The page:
LOS ANGELES — Los Angeles is moving ahead with an alternative plan to expand its convention center given fading plans for a football stadium at the location.
The city's original plan, conceived nearly three years ago, was for the south section of the city's convention center to be razed to make way for a football stadium.
Under that plan, Anschutz Entertainment Group was to make lease payments to the city for that property, helping to fund construction of a new wing of the convention center that would provide contiguous convention space.
But the contract between the city and AEG, contingent on the stadium developer convincing a National Football League team to move to Los Angeles, expires on Oct. 18 with no indication that the NFL is going to place a team in L.A.
With the contract with AEG due to expire, the city is moving forward on a Plan B conceived last September, according to Los Angeles Mayor Eric Garcetti.
The Los Angeles City Council's Economic Development Committee on Tuesday voted in favor of the alternative plan. The proposal goes to the full council for a vote on June 4.
"I support moving forward on Plan B," Garcetti said. "It's time to modernize our convention center so our city attracts the nation's largest conventions and the economic benefits they provide."
Miguel Santana, the city's administrative officer, and Gerry Miller, chief legislative analyst have jointly drafted a report on the alternative development plan.
The committee approved a recommendation that the Bureau of Engineering prepare a solicitation to seek qualified teams for professional design services to modernize and expand the convention center, according to the report.
The solicitation is ready for public release and the CAO has identified funds to compensate architects selected for the design competition phase of this project.
The report recommends that the City Council and Mayor authorize release of the solicitation seeking architects to design an expansion and modernization of the convention center that would explore all options including the concept of a public private partnership. It also asks city leaders to authorize that $600,000 be financed from the Municipal Improvement Corporation of Los Angeles commercial paper program to pay for pre-design work from the three applicants at a cost of $200,000 each.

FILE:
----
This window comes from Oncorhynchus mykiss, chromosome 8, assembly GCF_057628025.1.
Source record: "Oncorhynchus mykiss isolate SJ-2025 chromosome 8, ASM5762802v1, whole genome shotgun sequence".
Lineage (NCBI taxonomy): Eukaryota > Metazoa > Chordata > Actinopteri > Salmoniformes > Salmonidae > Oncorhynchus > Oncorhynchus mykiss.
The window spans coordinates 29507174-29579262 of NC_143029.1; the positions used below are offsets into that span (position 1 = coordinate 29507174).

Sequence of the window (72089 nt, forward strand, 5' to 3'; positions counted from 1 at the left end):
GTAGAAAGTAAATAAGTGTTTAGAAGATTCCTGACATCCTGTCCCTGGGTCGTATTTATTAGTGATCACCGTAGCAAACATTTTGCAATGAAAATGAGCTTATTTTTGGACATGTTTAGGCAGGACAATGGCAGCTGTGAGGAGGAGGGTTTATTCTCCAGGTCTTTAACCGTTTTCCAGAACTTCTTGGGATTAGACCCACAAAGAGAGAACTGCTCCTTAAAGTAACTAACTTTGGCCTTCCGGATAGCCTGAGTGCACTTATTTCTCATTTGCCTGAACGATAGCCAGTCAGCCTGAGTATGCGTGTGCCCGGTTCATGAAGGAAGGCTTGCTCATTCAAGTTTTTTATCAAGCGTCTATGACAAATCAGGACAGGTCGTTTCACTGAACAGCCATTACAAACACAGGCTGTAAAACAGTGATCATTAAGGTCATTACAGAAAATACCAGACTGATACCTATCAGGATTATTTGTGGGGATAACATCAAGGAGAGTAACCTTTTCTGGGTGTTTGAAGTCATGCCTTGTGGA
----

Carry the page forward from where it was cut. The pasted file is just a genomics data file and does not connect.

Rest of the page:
"It is essential to initiate a Plan B due to the time required to develop and complete architectural designs for a different project," according to the report. The convention center has not been upgraded in over 20 years and is limited due to a lack of contiguous exhibit space.
San Diego, Anaheim, and San Francisco, the city's main convention center competitors, have all initiated major expansions and renovations of their facilities.
"Convention center clients have taken notice and commented that their future plans with regard to Los Angeles are dependent upon the city taking decisive, clear action to modernize the LACC," according to the report.
Though the city has come up with a schedule for the pre-design, design and construction of its alternative proposal, it still holds out hope that AEG will be successful in its efforts.
"The city would not be obligated to make a selection of a design team and may withdraw this competition at any time should the NFL determine that a team will locate to Los Angeles in accordance with the NH-EC agreement," according to the report.
The MICLA debt would be financed from the 2013-14 MICLA commercial paper program. Upon creation of the Los Angeles Convention Center Commercial Paper Program, the city's MICLA program would be reimbursed the $600,000 cost.
The cost of issuance is $2,500, which accounts for costs associated with the interest, letter of credit and remarketing fee rates. The total cost is based on a rate that ranges between 0.82 and 1.12%, according to the report.